“This has been a very good day for religious liberty in America,” said EWTN Chairman Michael P. Warsaw. “The Supreme Court decision in the Hobby Lobby case was a great affirmation of the constitutional right to freedom of religious expression.”

EWTN filed its original lawsuit in February 2012, but that was dismissed on technical grounds. It filed a second lawsuit in October 2013 against the DHS and agencies. The State of Alabama joined EWTN as a co-plaintiff in the new suit.

H/T: John Eggerton at Broadcasting and Cable

thepoliticalfreakshow:

In a 6-3 opinion, the Supreme Court ruled against streaming broadcast TV company Aereo, deciding that the service is a “public” performance of the copyrighted local broadcast content it retransmits through digital antennas to the streaming devices of its paying customers

In a 6-3 opinion, the Supreme Court ruled against streaming broadcast TV company Aereo, deciding that the service is a “public” performance of the copyrighted local broadcast content it retransmits through digital antennas to the streaming devices of its paying customers. Although the ruling just came out and experts are still combing through it, SCOTUSblog’s early take is that the decision is “sweeping and definitive” in its conclusion that Aereo is illegal. 

More… 

Source: Abby Ohlheiser for The Wire

h/t: Paul Blumenthal at HuffPost Politics

h/t: Chris Geidner at BuzzFeed

Post by Justin’s Political Corner

Text: Four opinions left outstanding at ‪SCOTUS‬ that could be decided on tomorrow and at least other decision day (most likely Monday). 

Here are the cases:
- NLRB v. Noel Canning (recess appointments)
- Harris v. Quinn (union dues, workers’ rights, unionization of home care workers)
- McCullen v. Coakley (abortion, protest buffer zones)
- Sebelius v. Hobby Lobby/Burwell v. Hobby Lobby, likely the last decision of the 2013-14 SCOTUS Term. (birth control, contraception, religious freedom, women’s health, religious exemptions) 

Expect Sebelius v. Hobby Lobby to be decided last, on either Thursday or Monday, June 30th.

crooksandliars:

Judge Strikes Down NC GOP's Effort To Silence Moral Monday Protesters

North Carolina Republicans must be shocked — SHOCKED — to discover that the First Amendment doesn’t just apply to them!

Via New Civil Rights Movement:

A Superior Court Judge in North Carolina has struck down most of the new rules the state legislature passed in order to thwart those vexing Moral Monday protests that just won’t go quietly away. Judge Carl Fox said the lawmakers can’t ban noise, like singing and clapping, nor can they confiscate protest signs because it has a messages that disturb the sensibilities of a lawmaker.

Thom Tillis (R-Art Pope), who is challenging Kay Hagan for her Senate seat, brought Moral Mondays on himself.

read more

thepoliticalfreakshow:

The 6th Circuit Court of Appeals is ready to move forward on marriage cases pending before the court from Kentucky, Michigan, Ohio, and Tennessee.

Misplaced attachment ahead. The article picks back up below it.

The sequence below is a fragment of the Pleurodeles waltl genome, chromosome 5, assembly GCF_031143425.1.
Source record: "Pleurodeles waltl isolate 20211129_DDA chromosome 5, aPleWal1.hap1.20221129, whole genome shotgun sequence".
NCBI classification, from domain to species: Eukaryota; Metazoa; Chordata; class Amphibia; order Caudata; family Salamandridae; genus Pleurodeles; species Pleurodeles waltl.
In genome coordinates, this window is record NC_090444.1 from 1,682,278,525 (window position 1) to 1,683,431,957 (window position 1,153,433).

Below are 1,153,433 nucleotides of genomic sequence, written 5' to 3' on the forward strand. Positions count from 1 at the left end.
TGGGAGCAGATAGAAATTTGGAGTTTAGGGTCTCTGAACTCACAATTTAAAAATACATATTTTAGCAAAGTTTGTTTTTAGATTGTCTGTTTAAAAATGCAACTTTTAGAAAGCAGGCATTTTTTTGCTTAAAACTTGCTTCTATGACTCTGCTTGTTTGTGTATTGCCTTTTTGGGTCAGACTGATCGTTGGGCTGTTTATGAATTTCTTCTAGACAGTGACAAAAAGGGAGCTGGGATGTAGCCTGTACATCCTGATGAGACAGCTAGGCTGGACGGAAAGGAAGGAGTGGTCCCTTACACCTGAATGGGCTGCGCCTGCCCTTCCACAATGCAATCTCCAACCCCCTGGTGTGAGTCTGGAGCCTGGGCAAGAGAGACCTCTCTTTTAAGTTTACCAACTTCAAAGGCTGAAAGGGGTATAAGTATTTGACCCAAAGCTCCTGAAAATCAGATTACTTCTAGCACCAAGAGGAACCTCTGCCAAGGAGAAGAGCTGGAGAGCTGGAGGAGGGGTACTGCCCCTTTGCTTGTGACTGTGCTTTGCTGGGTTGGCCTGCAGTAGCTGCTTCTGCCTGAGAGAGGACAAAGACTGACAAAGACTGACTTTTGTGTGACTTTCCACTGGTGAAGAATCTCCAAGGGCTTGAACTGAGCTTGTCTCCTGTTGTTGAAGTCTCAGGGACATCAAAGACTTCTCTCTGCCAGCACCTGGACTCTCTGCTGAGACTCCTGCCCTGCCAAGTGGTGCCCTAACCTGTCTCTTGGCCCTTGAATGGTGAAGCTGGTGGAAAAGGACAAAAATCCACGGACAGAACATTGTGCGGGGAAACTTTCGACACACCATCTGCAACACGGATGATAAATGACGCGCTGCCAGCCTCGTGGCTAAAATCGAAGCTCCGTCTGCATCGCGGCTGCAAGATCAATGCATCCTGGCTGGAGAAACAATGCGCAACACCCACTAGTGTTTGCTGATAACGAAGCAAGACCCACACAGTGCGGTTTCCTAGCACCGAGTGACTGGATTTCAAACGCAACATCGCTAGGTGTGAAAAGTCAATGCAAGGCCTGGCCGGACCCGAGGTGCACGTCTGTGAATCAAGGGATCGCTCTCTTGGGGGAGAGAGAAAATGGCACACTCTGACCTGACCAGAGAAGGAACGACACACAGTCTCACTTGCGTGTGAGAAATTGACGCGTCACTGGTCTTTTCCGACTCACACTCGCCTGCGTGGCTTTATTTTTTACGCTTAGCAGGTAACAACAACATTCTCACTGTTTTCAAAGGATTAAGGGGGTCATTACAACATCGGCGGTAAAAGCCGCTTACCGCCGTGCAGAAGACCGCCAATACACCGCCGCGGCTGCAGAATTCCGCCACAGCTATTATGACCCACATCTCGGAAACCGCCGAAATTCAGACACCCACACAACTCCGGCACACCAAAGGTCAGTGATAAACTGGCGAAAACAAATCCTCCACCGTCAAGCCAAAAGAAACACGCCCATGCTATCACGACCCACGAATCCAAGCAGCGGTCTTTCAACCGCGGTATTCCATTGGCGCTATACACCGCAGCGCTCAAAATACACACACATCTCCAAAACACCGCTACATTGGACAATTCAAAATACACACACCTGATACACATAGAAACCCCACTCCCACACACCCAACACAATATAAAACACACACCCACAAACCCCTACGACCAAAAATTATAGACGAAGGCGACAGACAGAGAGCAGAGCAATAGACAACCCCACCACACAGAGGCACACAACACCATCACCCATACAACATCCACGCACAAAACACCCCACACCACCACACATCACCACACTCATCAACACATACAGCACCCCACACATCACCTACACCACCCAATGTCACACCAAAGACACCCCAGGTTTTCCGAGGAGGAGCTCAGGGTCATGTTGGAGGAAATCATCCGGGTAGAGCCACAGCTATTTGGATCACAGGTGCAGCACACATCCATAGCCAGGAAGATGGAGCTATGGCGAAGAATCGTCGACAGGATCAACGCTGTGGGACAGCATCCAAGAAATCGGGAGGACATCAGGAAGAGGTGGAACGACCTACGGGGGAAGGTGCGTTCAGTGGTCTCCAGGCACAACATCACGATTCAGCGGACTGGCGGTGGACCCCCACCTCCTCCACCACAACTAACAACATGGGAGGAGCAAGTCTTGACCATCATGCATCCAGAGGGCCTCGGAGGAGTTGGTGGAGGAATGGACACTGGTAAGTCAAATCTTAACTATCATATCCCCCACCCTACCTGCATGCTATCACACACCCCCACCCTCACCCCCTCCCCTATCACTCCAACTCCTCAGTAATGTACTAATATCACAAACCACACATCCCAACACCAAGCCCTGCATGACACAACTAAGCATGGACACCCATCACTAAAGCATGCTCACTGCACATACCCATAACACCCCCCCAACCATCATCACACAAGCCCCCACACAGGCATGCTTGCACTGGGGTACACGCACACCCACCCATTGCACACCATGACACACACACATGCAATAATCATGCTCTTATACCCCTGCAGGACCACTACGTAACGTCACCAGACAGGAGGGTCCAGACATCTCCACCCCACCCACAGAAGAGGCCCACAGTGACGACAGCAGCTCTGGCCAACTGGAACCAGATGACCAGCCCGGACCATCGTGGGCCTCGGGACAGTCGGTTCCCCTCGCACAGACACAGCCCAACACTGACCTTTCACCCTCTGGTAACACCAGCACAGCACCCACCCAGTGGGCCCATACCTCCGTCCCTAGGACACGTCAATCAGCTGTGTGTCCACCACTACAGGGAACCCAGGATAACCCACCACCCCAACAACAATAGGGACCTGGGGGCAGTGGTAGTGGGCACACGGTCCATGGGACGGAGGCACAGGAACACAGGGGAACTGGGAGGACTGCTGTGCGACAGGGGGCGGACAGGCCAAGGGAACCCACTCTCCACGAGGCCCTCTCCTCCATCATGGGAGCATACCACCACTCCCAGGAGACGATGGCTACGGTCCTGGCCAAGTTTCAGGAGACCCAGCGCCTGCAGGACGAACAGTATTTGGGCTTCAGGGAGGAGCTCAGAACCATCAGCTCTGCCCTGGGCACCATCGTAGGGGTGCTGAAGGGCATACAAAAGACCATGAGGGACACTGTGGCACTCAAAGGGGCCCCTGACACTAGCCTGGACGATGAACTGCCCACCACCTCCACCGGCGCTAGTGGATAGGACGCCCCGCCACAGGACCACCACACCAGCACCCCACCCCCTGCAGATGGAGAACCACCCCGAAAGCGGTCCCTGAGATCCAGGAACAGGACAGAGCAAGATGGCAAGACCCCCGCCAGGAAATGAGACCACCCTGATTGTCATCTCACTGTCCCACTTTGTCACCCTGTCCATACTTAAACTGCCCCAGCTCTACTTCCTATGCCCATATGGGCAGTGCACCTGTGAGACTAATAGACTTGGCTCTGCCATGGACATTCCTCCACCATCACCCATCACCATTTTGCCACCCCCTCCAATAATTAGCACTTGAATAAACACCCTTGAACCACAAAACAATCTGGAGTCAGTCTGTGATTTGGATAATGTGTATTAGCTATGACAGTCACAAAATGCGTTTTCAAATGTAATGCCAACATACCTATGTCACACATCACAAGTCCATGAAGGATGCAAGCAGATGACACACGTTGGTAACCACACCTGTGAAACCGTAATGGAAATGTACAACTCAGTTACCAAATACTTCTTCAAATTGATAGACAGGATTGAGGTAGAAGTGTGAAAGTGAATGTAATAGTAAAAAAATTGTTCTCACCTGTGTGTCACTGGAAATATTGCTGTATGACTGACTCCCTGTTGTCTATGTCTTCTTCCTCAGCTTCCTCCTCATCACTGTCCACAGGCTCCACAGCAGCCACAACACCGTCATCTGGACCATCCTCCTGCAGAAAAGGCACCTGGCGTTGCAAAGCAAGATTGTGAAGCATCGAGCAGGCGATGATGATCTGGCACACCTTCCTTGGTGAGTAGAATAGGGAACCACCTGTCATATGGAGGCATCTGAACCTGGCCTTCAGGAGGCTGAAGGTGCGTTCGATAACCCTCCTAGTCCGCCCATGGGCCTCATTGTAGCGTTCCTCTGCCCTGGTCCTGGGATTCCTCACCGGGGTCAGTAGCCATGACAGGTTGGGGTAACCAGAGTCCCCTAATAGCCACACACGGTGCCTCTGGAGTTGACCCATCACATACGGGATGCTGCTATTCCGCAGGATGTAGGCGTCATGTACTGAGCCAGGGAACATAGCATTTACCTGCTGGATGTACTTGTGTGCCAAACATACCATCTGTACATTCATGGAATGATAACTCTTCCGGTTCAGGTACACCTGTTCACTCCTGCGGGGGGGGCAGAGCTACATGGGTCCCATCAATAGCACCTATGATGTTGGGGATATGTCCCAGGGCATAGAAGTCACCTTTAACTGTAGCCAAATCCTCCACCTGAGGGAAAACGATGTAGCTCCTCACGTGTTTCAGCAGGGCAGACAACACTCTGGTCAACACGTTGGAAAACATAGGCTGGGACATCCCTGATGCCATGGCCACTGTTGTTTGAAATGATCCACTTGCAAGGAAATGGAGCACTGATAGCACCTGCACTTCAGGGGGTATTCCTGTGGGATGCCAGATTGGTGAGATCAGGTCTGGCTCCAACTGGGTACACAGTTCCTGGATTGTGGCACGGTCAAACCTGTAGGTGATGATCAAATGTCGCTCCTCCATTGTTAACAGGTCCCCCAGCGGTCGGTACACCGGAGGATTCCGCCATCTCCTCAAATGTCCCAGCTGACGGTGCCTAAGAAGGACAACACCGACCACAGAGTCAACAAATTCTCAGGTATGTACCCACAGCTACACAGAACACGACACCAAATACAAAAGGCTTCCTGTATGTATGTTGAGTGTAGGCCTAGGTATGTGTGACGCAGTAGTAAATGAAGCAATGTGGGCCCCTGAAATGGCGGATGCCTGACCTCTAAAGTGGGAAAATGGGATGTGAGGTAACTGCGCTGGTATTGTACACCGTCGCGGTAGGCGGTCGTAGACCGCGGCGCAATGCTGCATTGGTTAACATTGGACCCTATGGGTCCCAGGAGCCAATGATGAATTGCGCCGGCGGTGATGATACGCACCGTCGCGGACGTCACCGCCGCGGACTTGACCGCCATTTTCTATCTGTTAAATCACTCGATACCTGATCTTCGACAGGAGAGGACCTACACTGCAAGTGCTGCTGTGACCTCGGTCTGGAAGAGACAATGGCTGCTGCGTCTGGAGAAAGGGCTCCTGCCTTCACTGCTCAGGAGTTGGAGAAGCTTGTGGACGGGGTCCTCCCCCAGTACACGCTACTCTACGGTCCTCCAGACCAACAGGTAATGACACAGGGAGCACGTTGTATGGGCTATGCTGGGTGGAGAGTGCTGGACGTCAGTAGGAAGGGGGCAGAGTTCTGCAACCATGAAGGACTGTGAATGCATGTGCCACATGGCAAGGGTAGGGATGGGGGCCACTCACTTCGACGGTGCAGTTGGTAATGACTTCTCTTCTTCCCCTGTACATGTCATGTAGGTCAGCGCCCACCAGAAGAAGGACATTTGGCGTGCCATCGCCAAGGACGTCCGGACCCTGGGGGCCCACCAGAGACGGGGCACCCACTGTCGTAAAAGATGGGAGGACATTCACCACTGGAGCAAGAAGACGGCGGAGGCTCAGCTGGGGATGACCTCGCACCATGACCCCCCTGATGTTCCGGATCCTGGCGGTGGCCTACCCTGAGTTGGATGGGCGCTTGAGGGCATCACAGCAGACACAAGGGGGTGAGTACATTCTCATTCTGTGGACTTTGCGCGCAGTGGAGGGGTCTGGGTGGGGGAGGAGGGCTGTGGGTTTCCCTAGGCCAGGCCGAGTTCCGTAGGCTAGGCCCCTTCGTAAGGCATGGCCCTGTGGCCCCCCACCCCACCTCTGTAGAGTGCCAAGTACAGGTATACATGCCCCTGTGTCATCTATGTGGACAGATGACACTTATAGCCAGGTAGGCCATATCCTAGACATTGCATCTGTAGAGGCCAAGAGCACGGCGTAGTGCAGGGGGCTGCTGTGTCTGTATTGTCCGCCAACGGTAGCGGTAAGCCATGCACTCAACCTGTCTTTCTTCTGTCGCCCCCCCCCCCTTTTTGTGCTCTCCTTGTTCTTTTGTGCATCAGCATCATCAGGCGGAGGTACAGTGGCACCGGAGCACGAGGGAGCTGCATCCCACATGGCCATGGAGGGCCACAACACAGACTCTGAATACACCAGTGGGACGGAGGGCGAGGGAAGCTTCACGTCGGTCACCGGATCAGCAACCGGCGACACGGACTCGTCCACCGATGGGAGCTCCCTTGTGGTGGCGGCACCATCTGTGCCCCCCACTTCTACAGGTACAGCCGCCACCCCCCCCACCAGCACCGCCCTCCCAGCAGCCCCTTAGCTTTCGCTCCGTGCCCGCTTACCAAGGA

The 6th Circuit Court of Appeals is ready to move forward on marriage cases pending before the court from Kentucky, Michigan, Ohio, and Tennessee.

On Monday, the court announced that oral arguments in all of the cases — challenges to bans on same-sex couples’ marriages or recognition of those marriages in each state in the circuit — are set for 1 p.m. August 6 in Cincinnati:

On Monday, the court announced that oral arguments in all of the cases — challenges to bans on same-sex couples' marriages or recognition of those marriages in each state in the circuit — are set for 1 p.m. August 6 in Cincinnati:

The court announced it would hear 30 minutes of arguments from each side in the Michigan marriage case:

The court announced it would hear 30 minutes of arguments from each side in the Michigan marriage case :

And 15 minutes per side for the Kentucky marriage recognition case:

And 15 minutes per side for the Kentucky marriage recognition case :

And 15 minutes per side for the Tennessee marriage recognition case:

And 15 minutes per side for the Tennessee marriage recognition case :

And 30 minutes per side for the Ohio death certificateand marriage recognition cases:

And 30 minutes per side for the Ohio death certificate and marriage recognition cases:

But the Ohio arguments will not include Equality Ohio and four couples, who were represented by Roberta Kaplan and had tried to intervene in the case, as their request was denied on Monday:

But the Ohio arguments will not include Equality Ohio and four couples, who were represented by Roberta Kaplan and had tried to intervene in the case, as their request was denied on Monday:

The arguments in the 6th Circuit will be the third federal appeals court to hear marriage arguments since last June’s Supreme Court decision striking down the federal Defense of Marriage Act.

The arguments in the 6th Circuit will be the third federal appeals court to hear marriage arguments since last June's Supreme Court decision striking down the federal Defense of Marriage Act.

The 10th Circuit heard appeals from Utah and Oklahoma in April, and the 4th Circuit heard Virginia’s appeal in May. The 9th Circuit is due to hear appeals from Nevada and Idaho in September. Viabuzzfeed.com

Source: Chris Geidner for Buzzfeed